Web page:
Geico also seeks geographical expansion. "We are highly conscious of the fact that our core business is concentrated in the Northeast corridor, and that's dangerous," said Byrne. About 70 percent of its business is in the District of Columbia, Maryland and Virginia. In an attempt to achieve this expansion, Geico tried recently to get the American Association of Retired Persons contract to expand its coverage but lost out to the Hartford Group.

Byrne's strategy for utilizing extra capital involves an A list and a B list. The former identifies all enterprises directly related to Geico's core business of providing low-cost, direct-sale automobile insurance to consumers. The latter includes everything else.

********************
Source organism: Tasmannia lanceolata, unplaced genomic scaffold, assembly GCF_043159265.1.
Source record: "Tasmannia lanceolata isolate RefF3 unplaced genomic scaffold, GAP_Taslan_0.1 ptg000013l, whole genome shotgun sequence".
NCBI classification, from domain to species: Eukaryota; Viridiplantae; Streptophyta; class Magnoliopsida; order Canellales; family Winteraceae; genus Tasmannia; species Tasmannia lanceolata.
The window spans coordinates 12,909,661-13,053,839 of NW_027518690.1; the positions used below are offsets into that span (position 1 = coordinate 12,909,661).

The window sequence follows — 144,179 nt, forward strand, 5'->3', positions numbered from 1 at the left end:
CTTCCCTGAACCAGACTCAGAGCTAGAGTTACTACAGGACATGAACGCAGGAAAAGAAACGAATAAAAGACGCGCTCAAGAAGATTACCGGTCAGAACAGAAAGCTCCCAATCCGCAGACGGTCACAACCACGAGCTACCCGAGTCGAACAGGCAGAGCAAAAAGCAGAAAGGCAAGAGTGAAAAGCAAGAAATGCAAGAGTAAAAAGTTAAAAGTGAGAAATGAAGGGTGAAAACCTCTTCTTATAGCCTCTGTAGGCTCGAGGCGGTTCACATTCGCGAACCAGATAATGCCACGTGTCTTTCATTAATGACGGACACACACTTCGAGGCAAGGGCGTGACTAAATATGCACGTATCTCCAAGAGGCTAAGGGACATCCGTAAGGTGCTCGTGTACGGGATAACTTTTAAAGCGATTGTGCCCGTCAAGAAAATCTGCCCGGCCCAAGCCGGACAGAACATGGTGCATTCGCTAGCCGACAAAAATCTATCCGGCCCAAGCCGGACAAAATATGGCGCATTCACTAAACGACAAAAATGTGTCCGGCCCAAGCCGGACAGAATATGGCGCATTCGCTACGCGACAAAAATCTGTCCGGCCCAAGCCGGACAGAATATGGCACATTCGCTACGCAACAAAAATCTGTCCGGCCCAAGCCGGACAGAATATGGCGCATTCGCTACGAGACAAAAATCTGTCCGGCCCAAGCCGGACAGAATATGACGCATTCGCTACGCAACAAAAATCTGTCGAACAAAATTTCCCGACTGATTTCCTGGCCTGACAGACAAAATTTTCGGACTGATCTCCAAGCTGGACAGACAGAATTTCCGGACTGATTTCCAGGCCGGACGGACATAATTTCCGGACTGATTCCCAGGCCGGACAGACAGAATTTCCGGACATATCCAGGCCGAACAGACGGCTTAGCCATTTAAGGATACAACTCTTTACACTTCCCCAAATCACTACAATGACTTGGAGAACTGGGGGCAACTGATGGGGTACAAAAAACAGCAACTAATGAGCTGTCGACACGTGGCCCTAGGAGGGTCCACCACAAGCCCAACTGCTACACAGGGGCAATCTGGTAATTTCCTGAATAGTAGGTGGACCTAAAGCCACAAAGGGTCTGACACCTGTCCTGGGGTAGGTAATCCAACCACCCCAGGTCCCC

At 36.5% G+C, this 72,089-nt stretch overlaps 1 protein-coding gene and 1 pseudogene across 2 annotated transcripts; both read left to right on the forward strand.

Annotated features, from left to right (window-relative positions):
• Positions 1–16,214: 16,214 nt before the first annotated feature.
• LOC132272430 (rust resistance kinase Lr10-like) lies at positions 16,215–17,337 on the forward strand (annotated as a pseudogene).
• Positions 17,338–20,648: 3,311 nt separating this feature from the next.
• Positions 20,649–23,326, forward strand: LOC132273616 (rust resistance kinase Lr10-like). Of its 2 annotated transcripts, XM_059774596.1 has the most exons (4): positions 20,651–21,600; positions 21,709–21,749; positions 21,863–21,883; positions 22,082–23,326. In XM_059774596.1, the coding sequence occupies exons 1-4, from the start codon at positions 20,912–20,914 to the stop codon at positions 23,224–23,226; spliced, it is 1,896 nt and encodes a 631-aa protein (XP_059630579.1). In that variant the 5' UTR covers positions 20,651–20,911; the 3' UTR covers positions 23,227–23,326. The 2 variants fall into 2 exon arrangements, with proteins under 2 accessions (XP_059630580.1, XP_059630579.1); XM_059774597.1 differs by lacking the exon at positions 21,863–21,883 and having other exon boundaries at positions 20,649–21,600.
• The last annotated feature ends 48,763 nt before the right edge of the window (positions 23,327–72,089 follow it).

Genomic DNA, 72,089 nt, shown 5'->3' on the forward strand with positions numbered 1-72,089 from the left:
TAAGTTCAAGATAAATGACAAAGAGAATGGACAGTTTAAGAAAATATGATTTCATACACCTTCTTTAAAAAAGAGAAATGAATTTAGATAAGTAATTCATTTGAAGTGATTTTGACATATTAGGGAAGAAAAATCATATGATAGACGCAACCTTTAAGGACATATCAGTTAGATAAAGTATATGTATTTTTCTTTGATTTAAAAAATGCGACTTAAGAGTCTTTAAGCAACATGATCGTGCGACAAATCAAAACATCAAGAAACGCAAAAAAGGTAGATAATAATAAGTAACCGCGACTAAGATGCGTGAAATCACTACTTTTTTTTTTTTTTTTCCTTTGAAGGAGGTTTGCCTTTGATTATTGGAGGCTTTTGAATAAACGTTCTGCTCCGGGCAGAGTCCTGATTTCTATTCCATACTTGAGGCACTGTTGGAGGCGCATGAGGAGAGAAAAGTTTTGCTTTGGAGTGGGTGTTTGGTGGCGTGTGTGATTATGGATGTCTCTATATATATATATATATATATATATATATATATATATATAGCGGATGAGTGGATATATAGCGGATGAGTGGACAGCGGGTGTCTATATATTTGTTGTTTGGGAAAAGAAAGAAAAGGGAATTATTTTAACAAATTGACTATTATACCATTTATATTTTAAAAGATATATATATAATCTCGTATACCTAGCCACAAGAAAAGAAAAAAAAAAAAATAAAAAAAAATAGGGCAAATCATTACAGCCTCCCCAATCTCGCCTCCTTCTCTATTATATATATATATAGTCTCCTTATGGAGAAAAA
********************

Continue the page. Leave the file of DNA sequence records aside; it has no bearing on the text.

High on the A list is life insurance. For a number of years, Geico had increased its interest in Government Employes Life Insurance Co. (Gelico), but was unable to buy the remaining 35 percent of the company. After two years of futile negotiation, Geico lost out to a British company that purchased Gelico in December 1981. Sad as he was to lose Gelico, Byrne acknowledged that it was perhaps a blessing in disguise, for it enabled Geico to set up what he called the insurance company of tomorrow, unencumbered by yesterday's business.